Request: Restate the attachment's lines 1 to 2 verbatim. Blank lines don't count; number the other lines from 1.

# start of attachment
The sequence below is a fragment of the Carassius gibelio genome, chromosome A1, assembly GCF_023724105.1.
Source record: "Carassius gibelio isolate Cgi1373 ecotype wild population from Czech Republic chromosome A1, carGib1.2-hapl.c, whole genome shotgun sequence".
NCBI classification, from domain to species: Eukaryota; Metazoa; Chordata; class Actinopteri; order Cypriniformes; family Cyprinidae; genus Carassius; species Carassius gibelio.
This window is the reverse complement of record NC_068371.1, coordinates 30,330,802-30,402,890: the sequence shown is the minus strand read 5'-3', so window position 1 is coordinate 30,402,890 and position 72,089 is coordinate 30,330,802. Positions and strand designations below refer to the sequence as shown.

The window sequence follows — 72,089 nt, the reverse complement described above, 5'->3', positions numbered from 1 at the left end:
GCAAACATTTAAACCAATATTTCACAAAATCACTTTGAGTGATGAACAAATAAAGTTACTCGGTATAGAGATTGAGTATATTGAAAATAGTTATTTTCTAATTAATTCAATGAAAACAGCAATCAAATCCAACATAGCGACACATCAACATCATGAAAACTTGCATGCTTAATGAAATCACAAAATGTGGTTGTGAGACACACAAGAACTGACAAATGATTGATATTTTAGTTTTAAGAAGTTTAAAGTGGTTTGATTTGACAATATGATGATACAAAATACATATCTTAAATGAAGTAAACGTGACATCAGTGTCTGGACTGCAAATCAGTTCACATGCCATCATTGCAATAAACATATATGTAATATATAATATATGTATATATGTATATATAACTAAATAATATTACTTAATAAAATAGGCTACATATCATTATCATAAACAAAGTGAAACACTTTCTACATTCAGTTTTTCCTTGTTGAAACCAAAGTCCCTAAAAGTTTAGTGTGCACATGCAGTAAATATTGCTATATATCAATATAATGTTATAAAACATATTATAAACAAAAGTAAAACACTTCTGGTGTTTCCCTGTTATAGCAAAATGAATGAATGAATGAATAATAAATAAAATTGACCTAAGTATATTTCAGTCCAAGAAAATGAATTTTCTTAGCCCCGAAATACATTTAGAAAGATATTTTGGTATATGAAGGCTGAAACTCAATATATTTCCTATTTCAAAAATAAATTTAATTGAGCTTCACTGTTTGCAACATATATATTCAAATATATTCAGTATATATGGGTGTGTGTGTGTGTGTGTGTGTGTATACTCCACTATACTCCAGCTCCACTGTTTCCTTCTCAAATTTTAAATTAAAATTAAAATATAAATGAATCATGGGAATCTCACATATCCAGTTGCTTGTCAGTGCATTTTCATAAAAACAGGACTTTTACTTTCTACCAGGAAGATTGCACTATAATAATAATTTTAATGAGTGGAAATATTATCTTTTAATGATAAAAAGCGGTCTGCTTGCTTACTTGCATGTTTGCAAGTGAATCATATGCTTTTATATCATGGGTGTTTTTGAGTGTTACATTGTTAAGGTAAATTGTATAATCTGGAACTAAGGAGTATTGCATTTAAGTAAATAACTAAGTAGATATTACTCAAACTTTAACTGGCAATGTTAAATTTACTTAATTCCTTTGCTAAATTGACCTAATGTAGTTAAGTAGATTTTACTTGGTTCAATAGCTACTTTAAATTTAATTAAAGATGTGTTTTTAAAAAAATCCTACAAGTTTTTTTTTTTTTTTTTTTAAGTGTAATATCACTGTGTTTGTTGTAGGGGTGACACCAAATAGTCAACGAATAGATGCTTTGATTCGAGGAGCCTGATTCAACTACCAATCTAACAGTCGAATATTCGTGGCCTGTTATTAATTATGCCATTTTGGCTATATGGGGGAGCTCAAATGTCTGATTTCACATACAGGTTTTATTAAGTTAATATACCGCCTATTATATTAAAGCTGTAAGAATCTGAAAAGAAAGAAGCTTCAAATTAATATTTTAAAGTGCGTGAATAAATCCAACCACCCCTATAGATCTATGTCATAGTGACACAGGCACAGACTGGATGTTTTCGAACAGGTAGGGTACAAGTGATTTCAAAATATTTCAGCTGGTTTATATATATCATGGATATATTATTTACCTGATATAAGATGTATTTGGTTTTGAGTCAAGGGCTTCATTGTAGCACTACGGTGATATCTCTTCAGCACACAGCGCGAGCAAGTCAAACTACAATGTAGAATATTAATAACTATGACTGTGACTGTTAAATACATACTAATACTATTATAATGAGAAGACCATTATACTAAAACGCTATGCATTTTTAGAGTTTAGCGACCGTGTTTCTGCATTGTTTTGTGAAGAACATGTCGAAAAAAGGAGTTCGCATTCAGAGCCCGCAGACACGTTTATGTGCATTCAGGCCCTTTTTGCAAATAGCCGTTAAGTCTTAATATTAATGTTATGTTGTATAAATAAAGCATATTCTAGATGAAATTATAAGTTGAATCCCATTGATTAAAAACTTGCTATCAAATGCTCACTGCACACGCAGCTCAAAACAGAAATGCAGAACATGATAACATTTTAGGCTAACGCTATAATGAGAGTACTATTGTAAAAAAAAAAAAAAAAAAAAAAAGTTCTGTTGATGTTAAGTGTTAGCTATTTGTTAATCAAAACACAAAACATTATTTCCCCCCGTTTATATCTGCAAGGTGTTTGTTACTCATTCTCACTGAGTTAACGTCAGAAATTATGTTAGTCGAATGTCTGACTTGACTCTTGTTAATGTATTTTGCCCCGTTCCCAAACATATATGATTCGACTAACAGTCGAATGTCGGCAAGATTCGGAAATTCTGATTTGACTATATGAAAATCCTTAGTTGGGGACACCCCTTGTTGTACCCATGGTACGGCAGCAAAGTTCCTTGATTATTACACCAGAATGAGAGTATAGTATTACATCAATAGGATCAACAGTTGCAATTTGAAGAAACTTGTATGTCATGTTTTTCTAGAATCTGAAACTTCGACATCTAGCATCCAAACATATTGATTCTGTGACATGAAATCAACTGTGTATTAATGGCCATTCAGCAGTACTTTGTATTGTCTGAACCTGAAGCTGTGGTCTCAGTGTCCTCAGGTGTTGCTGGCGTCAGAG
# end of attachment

The sequence below is a fragment of the Carassius gibelio genome, chromosome A1, assembly GCF_023724105.1.
Source record: "Carassius gibelio isolate Cgi1373 ecotype wild population from Czech Republic chromosome A1, carGib1.2-hapl.c, whole genome shotgun sequence".